Renault re-invents Twingo as rear-engined driver's car
In a radical change from the usual modern city-car format, the French carmaker has announced that the new model will not only be rear-wheel drive, but also have the engine mounted over the rear axle as well.
The news is likely to prove appealing to driving enthusiasts, who should revel in the uncorrupted steering and agile dynamics that the layout brings.
While not yet officially confirmed, a performance version is rumoured to be in the pipeline and is likely to make an appearance shortly after the regular model reaches showrooms.
Those less concerned with a pulse-raising driving experience will enjoy the new car's tighter turning cycle – claimed to be nearly as tight as a London Taxi – and improved cabin space.
Currently there are no official engine details, but a fuel-efficient three-cylinder petrol engine is expected, mated to either a traditional manual or twin-clutch automatic gearbox.
Speaking to Autocar magazine, Renault chief designer Laurens van den Acker backed the change in the Twingo's layout: "Moving the action [drivetrain] to the back gives fantastic advantages," he said. "It increases interior space and wheelbase and shortens the overhangs."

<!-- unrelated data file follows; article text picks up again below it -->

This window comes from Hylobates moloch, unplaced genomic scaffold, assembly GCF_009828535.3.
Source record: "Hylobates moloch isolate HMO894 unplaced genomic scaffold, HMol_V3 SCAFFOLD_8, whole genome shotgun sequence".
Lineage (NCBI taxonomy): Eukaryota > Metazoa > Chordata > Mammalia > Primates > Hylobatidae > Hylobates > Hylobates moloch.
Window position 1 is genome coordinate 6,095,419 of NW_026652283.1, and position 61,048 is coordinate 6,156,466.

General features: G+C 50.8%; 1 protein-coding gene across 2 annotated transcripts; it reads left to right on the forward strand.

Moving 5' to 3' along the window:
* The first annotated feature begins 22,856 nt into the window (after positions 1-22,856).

The new Twingo is also some 10cm shorter than the outgoing model, which is relatively uncommon with new cars. Some of the luggage space has been lost with the rear-mounted engine, but Renault is confident that its rear-folding seat arrangement will provide enough space for most users' needs.
The car's front-end styling adopts Renault's current design theme, most notably the large, floating Renault emblem on the grille. The rear inspired by the Renault 5 hatchback, including the raked rear screen and prominent shoulder line.
Interior details have yet to be revealed, but the new Twingo will be available in a five-door body style for the first time in the model's history when it arrives in showrooms later this year.